International Handbook on Public–Private Partnerships
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International Handbook on Public–Private Partnerships

Edited by Graeme A. Hodge, Carsten Greve and Anthony E. Boardman

In this timely Handbook, leading scholars from around the world explore the challenges presented by infrastructure PPPs, and contemplate what lies ahead as governments balance the need to provide innovative new infrastructure against the requirement for good public governance. This Handbook builds on a range of exciting theoretical lenses that span several disciplinary boundaries. It presents innovative insights and informed perspectives from an international base of empirical evidence.
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Chapter 17: The Australian PPP Experience: Observations and Reflections

Graeme A. Hodge and Colin F. Duffield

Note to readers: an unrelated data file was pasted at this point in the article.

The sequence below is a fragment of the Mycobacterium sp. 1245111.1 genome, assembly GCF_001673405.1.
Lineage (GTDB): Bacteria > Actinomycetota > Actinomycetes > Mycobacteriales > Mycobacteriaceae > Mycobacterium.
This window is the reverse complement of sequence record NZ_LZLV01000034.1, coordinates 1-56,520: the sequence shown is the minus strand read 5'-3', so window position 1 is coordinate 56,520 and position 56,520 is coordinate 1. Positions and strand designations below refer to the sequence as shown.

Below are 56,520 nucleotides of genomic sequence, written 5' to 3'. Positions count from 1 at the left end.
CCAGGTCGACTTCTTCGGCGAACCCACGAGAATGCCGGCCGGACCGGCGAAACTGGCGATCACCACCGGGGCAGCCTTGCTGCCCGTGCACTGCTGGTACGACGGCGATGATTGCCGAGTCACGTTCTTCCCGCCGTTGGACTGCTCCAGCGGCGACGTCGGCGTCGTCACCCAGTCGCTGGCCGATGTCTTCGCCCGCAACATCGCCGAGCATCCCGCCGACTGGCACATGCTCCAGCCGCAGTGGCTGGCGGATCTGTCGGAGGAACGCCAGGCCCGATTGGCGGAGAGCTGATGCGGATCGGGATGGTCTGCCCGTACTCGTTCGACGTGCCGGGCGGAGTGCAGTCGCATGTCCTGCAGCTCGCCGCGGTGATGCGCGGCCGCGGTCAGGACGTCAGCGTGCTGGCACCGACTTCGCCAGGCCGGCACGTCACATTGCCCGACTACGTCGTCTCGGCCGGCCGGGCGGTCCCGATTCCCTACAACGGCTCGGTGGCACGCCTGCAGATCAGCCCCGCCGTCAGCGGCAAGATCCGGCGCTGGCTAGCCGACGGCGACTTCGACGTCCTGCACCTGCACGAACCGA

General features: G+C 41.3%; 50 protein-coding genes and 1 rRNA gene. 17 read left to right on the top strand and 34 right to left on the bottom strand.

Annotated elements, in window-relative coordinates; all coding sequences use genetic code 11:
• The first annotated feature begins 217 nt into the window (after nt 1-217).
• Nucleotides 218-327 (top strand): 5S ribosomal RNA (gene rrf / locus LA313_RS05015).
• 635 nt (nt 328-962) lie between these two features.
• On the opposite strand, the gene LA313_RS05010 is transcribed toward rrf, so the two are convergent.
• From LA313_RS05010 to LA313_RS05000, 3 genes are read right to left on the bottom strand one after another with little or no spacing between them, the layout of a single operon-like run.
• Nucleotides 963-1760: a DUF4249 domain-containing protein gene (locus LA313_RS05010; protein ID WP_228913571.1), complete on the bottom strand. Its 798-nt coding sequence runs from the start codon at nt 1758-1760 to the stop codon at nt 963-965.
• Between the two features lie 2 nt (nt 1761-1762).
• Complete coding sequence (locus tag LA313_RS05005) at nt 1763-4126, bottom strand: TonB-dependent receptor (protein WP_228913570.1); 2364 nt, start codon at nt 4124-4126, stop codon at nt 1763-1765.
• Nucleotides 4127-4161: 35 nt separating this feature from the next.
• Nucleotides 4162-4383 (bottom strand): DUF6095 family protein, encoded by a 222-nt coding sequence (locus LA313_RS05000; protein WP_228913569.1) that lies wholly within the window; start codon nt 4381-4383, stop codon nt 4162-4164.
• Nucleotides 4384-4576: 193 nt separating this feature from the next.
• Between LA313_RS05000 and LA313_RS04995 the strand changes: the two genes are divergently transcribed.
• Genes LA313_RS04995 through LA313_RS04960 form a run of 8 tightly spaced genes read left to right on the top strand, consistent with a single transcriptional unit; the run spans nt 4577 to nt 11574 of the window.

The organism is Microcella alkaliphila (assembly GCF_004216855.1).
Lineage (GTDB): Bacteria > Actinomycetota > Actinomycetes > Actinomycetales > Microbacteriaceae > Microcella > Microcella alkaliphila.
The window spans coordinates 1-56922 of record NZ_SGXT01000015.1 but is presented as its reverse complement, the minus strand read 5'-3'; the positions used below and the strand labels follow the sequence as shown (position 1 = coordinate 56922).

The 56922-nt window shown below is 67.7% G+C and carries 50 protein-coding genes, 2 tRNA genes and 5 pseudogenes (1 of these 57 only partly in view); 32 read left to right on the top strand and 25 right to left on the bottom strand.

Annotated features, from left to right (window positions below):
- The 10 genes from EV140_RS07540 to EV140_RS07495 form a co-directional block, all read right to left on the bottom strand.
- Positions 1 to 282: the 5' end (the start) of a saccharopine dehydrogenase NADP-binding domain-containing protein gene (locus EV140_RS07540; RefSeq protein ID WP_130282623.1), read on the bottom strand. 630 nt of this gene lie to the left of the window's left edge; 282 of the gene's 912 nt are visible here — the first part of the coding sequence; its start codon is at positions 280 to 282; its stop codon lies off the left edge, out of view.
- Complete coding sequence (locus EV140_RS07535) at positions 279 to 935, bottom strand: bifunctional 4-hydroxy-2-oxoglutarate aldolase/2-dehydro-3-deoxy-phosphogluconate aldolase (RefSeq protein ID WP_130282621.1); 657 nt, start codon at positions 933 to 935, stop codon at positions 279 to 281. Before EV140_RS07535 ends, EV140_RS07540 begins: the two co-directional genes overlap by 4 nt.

Graeme A. Hodge and Colin F. Duffield Australia has, over the past four decades, been a keen reformer of public sector activities. The introduction of public–private partnerships (PPPs) as an alternative infrastructure delivery method has been no exception, and long-term infrastructure arrangements between governments and private businesses have become increasingly popular. Today’s PPPs operate with sophisticated and far-reaching contracts, and promise better efficiency and strengthened monitoring and accountability as well as a host of other benefits. In the midst of an increasing amount of international evidence now available on the extent to which these promises are being met, debate remains both loud and determined. Some interpret the introduction of this reform as a sensible evolutionary step in the professional delivery of large infrastructure projects. PPP to these people is simply a sophisticated way to deliver modern professionalized public sector services. Others, though, see the infrastructure PPP movement as a triumph of the interests of bankers and professional consultants over the interests of citizens, whose needs should be represented through the parliament. This chapter looks at some of the recent Australian experience of PPPs. It discusses first the national historical context and notes that the desire for government to marry up its own capacities with the private sector is in fact not new. This has been achieved over the past two centuries through a variety of public–private mix arrangements at federal and state level. Second, we review the more recent foundations upon which Australian governments have then built reforms...

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